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Earth Science Division Highlights for week ending February 1, 2008

SG Management participate in SmallSat briefing at NASA HQ.  Steve Hipskind (Chief, SG) and Ed Sheffner (Deputy Chief, SG) joined colleagues from Ames and GSFC personnel in briefing Michael Freilich and the Earth Science Division at HQ on SmallSat capabilities, January 18.  Hipskind gave an introduction to the presentation delivered by Pete Klupar (Code PK), and Al Weston and Butler Hine (Code D) with support from Jim Watzin of GSFC.

The briefing focused on two questions: the potential value of small sats to meet the science observations needs of NASA Earth science, and the experience and capability of Ames to build, launch, and operate small sats.  Attendees included Dr. Freilich, Steve Volz, Mike Luther, Bryant Cramer, Jack Kaye, Andy Chen and most of the Earth science program managers.  Initial skepticism on the part of the attendees, especially regarding the capabilities at Ames, was replaced by acceptance of the knowledge and experience now resident at Ames to undertake small sat projects.

At the conclusion of the briefing, Dr. Freilich asked Ames for an Earth Science User Manual for the Common Bus (similar to the one for space science missions.) He also asked whether Ames could support an AO.   Klupar and Weston agreed to provide the manual by March and responded positively to supporting an AO. (POC:  Ed Sheffner, 4-5899, Edwin.J.Sheffner@nasa.gov)

Recent publication.  Chris Potter (SGE) [first author] and Steve Klooster (CSUMB) are co-authors of a paper recently published in Climate Dynamics.*  The study provides a global analysis of six years of MODIS vegetation photosynthetically active radiation (FPAR) data within the context of large-scale climate variations.   It is the first of its kind in terms of processing the entire MODIS land data set at 4-km spatial resolution and mapping out the main linkages to El Niño-Southern Oscillation and local climate co-variates.  (POC: Chris Potter, 4-6164, Christopher.S.Potter@nasa.gov)

*Full citation:  Potter, C., S. Boriah, M. Steinbach, V. Kumar, and S. Klooster.  2008. Terrestrial vegetation dynamics and global climate controls.  Clim. Dyn., DOI 10.1007/s00382-007-0339-5.

SGE staff participates in USDA meetings.  Dave Bubenheim (SGE) and Lee Johnson (CSUMB) participated in planning meetings for the USDA’s "Area-Wide Demonstration of Ecologically-Based IPM of Annual Grasses in the Great Basin Ecosystem".  The goal of the regional project is to demonstrate methods for control of the invasive species, cheatgrass and medusahead.  Also discussed is developing assessment technology to monitor the effectiveness of these treatments at landscape and watershed scales.  The meetings were held Jan. 22-23 at the USDA Laboratory in Reno, NV, and at the University of Nevada Reno.  (POC: David Bubenheim, 4-3209, David.L.Bubenheim@nasa.gov)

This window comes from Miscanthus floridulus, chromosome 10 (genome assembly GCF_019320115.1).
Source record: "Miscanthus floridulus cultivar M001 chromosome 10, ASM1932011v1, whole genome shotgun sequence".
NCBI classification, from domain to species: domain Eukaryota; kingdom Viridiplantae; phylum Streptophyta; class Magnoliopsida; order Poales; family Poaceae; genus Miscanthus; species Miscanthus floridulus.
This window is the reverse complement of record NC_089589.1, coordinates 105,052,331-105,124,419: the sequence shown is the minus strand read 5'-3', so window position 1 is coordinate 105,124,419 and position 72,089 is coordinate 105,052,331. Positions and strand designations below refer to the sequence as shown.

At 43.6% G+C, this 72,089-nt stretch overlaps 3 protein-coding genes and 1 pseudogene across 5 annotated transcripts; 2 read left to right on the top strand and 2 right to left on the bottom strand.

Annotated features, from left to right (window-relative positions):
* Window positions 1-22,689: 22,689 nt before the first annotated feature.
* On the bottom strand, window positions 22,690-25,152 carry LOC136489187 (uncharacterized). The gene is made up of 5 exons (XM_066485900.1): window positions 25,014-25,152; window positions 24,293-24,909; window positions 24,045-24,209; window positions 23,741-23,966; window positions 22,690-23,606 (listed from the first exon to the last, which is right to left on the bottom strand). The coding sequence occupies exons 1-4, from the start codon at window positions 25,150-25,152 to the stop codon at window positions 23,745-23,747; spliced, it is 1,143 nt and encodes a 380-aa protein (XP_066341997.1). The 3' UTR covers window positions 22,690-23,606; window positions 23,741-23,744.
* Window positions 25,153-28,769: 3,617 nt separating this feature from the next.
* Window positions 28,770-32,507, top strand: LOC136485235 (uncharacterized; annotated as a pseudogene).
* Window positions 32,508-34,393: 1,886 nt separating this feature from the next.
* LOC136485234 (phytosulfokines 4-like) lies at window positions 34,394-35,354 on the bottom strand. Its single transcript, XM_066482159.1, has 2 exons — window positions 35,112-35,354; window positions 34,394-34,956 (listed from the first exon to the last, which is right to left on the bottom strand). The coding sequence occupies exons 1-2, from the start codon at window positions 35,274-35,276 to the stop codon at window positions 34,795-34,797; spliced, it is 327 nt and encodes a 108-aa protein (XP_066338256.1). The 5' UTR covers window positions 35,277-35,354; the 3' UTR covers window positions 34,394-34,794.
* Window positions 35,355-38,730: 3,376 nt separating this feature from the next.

SG personnel participate in CRESPO meeting.  Deputy Division Chief Ed Sheffner, Liane Guild and Steve Dunagan (SGE) traveled to Hawaii, Jan. 24-25, to discuss NASA’s participation in the Coral Reef Ecosystem Spectro-Photometric Observatory (CRESPO) small spacecraft mission.  They were joined by John Hines, Ames Chief Technologist of the Small Spacecraft Division, and Stevan Spremo, project manager of CheapSat, to discuss a collaboration with personnel from University of Hawaii's Space Flight Laboratory and Hawaii Institute of Geophysics and Planetology to develop an instrument payload for a small satellite.  Proposed launch date is early 2010 to observe the world’s coral reefs.  This global observation would provide the first ever mapping of living coral that will provide a baseline to study reef health and to monitor any responses to climate change.  (POC: Liane Guild, 4-3015, Liane.S.Guild@nasa.gov)

SGE and NOAA staffs discuss monitoring Pacific islands’ natural resources. Liane Guild and Steve Dunagan (SGE) met with scientists from NOAA’s Coral Reef Ecosystem Division and Northwestern Hawaiian Islands (NWHI) Marine National Monument to discuss UAS activities in the Pacific.  NOAA has a UAS mission planned for March 2008 to image marine debris off of the NWHI Marine National Monument.  There is interest in a UAS demonstration with NASA’s small UAS program to image areas of protected species ranges and habitat in addition to marine debris.  (POC:  Liane Guild, 4-3915, Liane.S.Guild@nasa.gov)



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